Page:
These weren’t fears for myself of dying but rather fear for my parents if I did die. I was a healthy 46 year old woman, so intense fears of dying are not normal. In addition to this devastating event, there were some major changes at the University where I work which found me covering the responsibilities of not only my job but two others with no known end in sight. The revolving cycle of an impossible workload, acute insomnia, and constant, persistent fear that ensued began manifesting itself in random panic attacks like my grocery store experience.

Finding Peace Through Presence

The beauty of hitting such a point of desperation as I did that day in my car outside the grocery store, is that I could no longer tell myself I was fine and that my way of living and thinking was working. I began going to counseling and one of the first tools I received was learning a few step process to “being present”.

This consisted basically of stopping in the moment where I was and either with eyes open or closed asking myself a few questions:

  1. What can I see right now?

  2. What do I hear?

  3. What do I feel physically in my body?

This was followed by a few minutes of just breathing in and out and focusing on feeling the breath come in and out. If my mind would start to wander to thoughts of fear, I would try to recognize those thoughts, and without faulting myself for them, simply turn my focus back to my breathing. Finally I would close by thinking of 3 things I am grateful for. When possible, I would say those three things out loud.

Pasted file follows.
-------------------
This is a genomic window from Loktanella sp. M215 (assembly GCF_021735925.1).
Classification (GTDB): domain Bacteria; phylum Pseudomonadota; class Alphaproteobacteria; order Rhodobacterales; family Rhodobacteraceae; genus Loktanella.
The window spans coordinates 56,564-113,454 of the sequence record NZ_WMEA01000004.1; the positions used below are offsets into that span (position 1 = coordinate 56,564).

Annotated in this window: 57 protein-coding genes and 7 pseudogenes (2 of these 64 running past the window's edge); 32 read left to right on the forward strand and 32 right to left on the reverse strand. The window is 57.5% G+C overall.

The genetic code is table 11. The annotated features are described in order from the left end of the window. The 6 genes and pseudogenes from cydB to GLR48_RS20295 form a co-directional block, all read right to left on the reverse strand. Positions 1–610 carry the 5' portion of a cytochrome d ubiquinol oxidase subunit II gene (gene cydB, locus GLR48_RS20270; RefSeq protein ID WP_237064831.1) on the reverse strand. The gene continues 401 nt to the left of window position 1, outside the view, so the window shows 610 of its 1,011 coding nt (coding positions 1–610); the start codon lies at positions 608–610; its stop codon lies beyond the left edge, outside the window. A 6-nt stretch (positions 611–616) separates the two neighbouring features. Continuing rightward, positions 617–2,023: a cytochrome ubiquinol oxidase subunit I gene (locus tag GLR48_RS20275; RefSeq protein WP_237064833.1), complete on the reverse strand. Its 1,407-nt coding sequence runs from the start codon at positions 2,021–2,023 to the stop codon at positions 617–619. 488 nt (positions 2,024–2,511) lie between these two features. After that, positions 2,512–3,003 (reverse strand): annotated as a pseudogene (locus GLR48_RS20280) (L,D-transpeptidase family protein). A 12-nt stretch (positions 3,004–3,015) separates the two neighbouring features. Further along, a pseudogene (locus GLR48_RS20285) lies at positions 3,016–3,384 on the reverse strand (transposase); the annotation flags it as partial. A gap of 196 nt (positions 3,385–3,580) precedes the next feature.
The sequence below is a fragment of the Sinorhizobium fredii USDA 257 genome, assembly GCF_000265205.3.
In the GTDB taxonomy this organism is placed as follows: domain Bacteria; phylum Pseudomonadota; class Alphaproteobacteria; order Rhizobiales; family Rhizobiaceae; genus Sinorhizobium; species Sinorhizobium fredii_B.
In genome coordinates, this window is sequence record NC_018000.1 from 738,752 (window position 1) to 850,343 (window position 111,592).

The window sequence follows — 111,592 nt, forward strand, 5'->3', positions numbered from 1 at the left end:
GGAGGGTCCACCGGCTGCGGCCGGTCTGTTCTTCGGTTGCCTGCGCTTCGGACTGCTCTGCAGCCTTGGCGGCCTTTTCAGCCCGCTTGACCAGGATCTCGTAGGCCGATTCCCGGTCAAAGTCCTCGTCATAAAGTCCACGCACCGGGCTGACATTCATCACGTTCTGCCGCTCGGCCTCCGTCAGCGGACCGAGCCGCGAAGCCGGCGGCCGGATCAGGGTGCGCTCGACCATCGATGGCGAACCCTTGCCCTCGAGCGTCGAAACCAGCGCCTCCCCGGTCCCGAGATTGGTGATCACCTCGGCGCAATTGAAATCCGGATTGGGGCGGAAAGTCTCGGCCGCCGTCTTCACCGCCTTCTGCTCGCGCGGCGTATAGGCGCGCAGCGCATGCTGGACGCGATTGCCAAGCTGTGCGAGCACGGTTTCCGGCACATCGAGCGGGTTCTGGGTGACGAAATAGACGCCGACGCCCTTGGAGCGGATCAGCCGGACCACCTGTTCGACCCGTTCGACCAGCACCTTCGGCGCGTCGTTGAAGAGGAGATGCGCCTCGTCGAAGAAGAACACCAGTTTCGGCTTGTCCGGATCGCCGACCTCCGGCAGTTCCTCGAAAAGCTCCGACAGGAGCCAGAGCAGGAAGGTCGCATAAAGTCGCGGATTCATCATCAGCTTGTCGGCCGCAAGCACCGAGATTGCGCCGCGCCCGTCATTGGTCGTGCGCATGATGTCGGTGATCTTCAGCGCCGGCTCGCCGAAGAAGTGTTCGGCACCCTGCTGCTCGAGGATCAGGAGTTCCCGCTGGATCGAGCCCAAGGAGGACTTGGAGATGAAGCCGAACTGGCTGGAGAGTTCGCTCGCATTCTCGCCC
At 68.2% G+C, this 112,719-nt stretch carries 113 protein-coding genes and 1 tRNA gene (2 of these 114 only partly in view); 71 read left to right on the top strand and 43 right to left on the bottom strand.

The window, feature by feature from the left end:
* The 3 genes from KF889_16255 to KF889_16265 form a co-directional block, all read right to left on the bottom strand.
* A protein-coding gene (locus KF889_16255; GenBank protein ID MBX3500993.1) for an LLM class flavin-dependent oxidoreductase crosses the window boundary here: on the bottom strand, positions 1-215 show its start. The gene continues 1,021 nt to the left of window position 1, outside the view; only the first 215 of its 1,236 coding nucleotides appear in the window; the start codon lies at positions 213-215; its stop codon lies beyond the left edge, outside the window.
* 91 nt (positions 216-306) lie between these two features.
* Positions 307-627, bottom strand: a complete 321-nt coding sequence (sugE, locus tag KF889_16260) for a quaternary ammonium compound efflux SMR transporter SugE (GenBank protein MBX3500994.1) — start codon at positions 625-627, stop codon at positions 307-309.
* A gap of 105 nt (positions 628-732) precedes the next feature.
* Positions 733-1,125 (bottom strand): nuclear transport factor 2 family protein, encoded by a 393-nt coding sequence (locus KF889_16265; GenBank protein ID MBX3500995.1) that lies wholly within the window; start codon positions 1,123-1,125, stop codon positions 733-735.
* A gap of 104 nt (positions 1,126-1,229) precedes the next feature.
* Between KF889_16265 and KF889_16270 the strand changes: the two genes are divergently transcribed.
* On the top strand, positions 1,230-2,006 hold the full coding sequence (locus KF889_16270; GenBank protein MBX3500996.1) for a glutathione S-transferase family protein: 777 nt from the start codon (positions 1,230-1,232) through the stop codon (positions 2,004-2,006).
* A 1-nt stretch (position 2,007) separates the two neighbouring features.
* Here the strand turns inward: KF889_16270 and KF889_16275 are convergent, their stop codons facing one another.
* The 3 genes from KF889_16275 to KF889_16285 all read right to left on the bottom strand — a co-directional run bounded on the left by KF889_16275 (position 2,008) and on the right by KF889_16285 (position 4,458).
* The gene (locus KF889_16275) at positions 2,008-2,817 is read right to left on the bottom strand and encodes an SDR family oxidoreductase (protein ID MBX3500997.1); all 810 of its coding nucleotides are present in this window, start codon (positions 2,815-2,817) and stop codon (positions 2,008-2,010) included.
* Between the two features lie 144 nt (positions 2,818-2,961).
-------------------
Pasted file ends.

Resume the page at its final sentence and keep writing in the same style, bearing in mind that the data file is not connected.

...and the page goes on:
Implementing this various times throughout my day allowed me to give my mind and body a rest. When anxious thoughts would arise, I would try to stop and quickly run through the steps of being present. Whenever I could, I would practice in a place where I naturally feel more peaceful such as a park, in the comfort of my bedroom, or even when taking a break to gaze through my fish aquarium at work. The beauty of presence is that it can be practiced anywhere. While it wasn’t this alone that ultimately helped me free myself from persistent anxiety, it was a key component to finding peace in my mind and body.

Practicing presence helped not only to alleviate anxiety, but now actually bring me joy by helping me more fully experience the world around me.

When I am at the park with my dog, I practice this and find myself noticing wonderful things about the world. Things that perhaps glided past me before, became peaceful and even beautiful: the sound of rustling leaves, the giggles of children, the contrasting coolness on my skin while sitting in the shade versus the warmth of the sun when I step out of that shade, the smell of grass, my dog’s wet tongue as she licks my hand.

The world, my world, becomes in those moments more real, less frightening and so does my life. I am no longer a victim of circumstances, but rather someone who can choose what I focus on in my life.

I encourage you to try and put into practice these steps of “Being Present”. Make them a part of your daily life – not just when life is stressful but even when it is not. See how it cultivates a connectedness with this world we live in, with the wonderfully imperfect people who inhabit it, within even the deepest parts of your spirit and how this in turn cultivates peace and thankfulness in your daily living.


bottom of page